Lowndes Chamber sponsors healthcare discussion
Published 6:43 pm Wednesday, December 14, 2022
The Lowndes County Chamber of Commerce (LCCOC) held a meeting on Dec. 7 at the White Hall Town Hall, inviting officials, business partners, and citizens to a discussion around options for providing healthcare to county residents.
“One of the things that is foremost in my heart is looking at the health services available here in our county,” said Ozelle Hubert, President, CEO, and Interim LCCOC Director. “In our county, there is a desperate need [for healthcare.] We see it repeatedly.”
Hubert has been working with Mitchell Monsour, a consultant and President of Mercator Health Advisors, to assess the county’s needs as well as the type of services the area can support.
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“We initially looked at a 25-bed, critical access hospital,” Hubert said. “It was determined that our population would not support that, but we can look at establishing a rural health clinic.”
Monsour presented the group with his findings from a UAB rural healthcare program funded by Community Health Access and Rural Transformation Grant from the Center for Medicare and Medicaid Innovation. His presentation included information related to what other Alabama counties and areas of Mississippi are doing to provide healthcare as well as the costs and revenue generated by rural healthcare systems.
“Healthcare in the rural south, in Mississippi and Alabama, it’s your number one economic engine,” Monsour said. “If you don’t have healthcare, you don’t have a lot to work with.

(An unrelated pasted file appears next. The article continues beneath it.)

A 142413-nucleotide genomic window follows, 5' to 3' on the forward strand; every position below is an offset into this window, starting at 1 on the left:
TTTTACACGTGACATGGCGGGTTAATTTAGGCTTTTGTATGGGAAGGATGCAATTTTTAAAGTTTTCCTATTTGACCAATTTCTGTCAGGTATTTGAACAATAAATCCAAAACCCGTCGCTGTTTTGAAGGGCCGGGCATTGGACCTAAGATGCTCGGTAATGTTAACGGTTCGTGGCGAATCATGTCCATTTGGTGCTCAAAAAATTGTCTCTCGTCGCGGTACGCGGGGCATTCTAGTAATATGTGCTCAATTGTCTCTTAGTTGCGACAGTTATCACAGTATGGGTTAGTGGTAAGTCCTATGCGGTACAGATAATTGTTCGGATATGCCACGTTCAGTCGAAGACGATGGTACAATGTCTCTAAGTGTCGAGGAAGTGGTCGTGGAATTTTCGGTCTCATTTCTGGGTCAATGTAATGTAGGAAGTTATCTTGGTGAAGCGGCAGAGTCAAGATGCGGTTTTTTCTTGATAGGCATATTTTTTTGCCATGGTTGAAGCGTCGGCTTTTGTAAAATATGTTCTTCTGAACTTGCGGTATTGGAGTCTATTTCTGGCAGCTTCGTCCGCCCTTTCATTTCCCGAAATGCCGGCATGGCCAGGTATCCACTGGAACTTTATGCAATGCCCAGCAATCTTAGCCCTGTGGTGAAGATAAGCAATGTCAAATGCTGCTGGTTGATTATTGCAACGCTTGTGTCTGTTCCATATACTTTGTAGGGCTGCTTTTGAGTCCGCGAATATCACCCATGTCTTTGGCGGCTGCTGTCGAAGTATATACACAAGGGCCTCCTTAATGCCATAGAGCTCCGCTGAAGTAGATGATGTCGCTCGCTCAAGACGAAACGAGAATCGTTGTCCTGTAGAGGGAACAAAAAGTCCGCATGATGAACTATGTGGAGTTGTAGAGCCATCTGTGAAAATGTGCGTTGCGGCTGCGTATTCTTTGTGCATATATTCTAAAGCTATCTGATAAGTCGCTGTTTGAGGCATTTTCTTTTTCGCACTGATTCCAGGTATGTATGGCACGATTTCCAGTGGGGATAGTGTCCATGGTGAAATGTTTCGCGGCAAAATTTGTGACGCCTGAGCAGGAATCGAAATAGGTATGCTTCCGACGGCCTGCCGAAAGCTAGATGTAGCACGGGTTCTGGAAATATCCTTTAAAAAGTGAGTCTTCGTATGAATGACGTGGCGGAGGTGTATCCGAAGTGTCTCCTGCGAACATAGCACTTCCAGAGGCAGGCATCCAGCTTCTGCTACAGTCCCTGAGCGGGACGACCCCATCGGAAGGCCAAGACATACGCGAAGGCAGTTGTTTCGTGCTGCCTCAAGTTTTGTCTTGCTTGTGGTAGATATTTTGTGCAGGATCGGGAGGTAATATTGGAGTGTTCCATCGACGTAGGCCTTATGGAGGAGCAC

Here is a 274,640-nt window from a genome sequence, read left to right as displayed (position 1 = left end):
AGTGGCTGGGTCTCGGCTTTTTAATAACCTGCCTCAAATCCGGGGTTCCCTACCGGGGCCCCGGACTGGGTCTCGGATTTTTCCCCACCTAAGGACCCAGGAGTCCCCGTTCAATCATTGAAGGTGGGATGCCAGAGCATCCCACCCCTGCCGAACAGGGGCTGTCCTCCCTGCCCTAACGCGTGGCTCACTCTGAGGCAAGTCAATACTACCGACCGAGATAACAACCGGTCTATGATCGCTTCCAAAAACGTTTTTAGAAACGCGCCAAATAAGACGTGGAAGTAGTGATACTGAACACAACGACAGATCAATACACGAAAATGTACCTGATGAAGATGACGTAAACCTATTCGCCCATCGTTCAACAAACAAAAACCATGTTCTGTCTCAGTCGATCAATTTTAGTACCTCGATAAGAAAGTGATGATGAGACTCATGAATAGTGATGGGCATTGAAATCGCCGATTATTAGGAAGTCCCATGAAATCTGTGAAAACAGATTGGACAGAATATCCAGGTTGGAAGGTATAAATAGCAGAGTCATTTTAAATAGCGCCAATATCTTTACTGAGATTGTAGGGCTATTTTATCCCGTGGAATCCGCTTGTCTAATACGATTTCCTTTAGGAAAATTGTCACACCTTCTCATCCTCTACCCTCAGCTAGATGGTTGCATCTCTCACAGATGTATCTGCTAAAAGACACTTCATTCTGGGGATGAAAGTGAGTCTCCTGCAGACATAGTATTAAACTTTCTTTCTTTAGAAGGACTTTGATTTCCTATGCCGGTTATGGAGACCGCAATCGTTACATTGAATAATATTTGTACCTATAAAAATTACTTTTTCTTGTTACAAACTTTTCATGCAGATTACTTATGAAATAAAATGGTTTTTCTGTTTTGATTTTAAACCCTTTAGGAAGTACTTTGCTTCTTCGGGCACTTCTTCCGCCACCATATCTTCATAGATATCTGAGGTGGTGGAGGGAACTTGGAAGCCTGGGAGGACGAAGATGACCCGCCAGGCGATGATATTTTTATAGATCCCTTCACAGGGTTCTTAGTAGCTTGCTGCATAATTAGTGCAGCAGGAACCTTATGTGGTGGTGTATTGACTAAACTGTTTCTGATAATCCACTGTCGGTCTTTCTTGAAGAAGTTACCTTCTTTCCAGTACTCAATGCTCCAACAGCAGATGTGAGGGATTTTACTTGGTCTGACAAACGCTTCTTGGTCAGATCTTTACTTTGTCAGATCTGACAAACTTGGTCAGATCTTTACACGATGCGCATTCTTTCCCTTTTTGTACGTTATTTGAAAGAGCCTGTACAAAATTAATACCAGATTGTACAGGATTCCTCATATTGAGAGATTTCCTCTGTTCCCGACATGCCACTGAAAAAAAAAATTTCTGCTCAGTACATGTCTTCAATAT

“People need healthcare. You have to follow the money. It’s not just billing, revenue, and expenses, you have to get into cost-based reimbursement and some other financial models.”
According to Monsour, rural health clinics provide a good option for counties like Lowndes, where residents are within traveling distance to hospitals in Montgomery and Selma, but need basic services closer to home.
“[There are] numbers of people who have obesity, that eventually goes to diabetes, diabetes goes to kidney disease and kidney failure and then dialysis,” Monsour said. “That’s the progression we have without any kind of primary care and prevention starting from school age and up.”
Monsour told the group that cost-based operation of a rural clinic, with reimbursement from Medicare and Medicaid, would fund primary health care, behavioral health consults, and other much-needed medical services for county residents.
State funding is also available to help with startup, Monsour said.
“The State’s got all this money but they have to decide how to distribute it,” Monsour said. “It’s not that much to get something started and to get someone here in the county to operate it. It’s tragic that there is no healthcare entity here.”
Aubrey Carter, Community Relations Manager with Alabama Power came to the discussion as an indication of the utilities commitment to support the county.
“Our position is to support the community,” Carter said.
Robert Stewart, State Senator for District 23, said he has seen firsthand the detrimental impact of the lack of health care in communities.
“When you talk about community development, healthcare is essential,” Stewart said. “I went to a college in the Black Belt in a community that did not have any hospital and so, it’s personal for me. I think that everyone has a basic need for access to health care. I want to do whatever I can to improve the outcome and improve the quality of life for the citizens of State District 23.”
All Lowndes County mayors were invited to the conversation. Delmartre Bethel of White Hall hosted the meeting, and health concerns prevented Anne Spooner of Lowndesboro from attending. Other mayors were not present for the discussion.
Hubert plans to continue the conversation and said the White Hall meeting was just a starting point.
“Maybe this will cause small ripples,” Hubert said. “I think it’s a good place to start and generate interest.”
Hubert and Monsour presented information from the meeting at the Dec. 12 County Commission meeting and plan to host further discussions in the near future.